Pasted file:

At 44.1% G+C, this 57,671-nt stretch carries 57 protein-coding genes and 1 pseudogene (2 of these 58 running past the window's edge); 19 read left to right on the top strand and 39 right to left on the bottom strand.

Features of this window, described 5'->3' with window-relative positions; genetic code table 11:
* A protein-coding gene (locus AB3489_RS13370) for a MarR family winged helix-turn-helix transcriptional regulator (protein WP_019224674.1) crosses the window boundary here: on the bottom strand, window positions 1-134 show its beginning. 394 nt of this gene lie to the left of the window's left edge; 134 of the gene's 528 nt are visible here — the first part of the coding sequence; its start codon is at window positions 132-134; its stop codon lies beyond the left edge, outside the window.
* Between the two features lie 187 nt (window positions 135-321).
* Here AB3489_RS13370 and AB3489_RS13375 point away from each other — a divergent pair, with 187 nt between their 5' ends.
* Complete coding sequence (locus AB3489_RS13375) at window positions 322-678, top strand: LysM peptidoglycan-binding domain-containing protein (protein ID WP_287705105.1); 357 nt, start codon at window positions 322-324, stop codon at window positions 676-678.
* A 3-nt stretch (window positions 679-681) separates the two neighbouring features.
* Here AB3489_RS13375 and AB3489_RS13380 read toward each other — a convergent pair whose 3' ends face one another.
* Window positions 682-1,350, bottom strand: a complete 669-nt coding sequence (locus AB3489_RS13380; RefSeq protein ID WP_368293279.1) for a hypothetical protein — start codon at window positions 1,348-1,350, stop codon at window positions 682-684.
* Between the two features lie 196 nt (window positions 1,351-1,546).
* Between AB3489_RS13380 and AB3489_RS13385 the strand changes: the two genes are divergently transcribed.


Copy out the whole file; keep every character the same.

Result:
At 44.1% G+C, this 57,671-nt stretch carries 57 protein-coding genes and 1 pseudogene (2 of these 58 running past the window's edge); 19 read left to right on the top strand and 39 right to left on the bottom strand.

Features of this window, described 5'->3' with window-relative positions; genetic code table 11:
* A protein-coding gene (locus AB3489_RS13370) for a MarR family winged helix-turn-helix transcriptional regulator (protein WP_019224674.1) crosses the window boundary here: on the bottom strand, window positions 1-134 show its beginning. 394 nt of this gene lie to the left of the window's left edge; 134 of the gene's 528 nt are visible here — the first part of the coding sequence; its start codon is at window positions 132-134; its stop codon lies beyond the left edge, outside the window.
* Between the two features lie 187 nt (window positions 135-321).
* Here AB3489_RS13370 and AB3489_RS13375 point away from each other — a divergent pair, with 187 nt between their 5' ends.
* Complete coding sequence (locus AB3489_RS13375) at window positions 322-678, top strand: LysM peptidoglycan-binding domain-containing protein (protein ID WP_287705105.1); 357 nt, start codon at window positions 322-324, stop codon at window positions 676-678.
* A 3-nt stretch (window positions 679-681) separates the two neighbouring features.
* Here AB3489_RS13375 and AB3489_RS13380 read toward each other — a convergent pair whose 3' ends face one another.
* Window positions 682-1,350, bottom strand: a complete 669-nt coding sequence (locus AB3489_RS13380; RefSeq protein ID WP_368293279.1) for a hypothetical protein — start codon at window positions 1,348-1,350, stop codon at window positions 682-684.
* Between the two features lie 196 nt (window positions 1,351-1,546).
* Between AB3489_RS13380 and AB3489_RS13385 the strand changes: the two genes are divergently transcribed.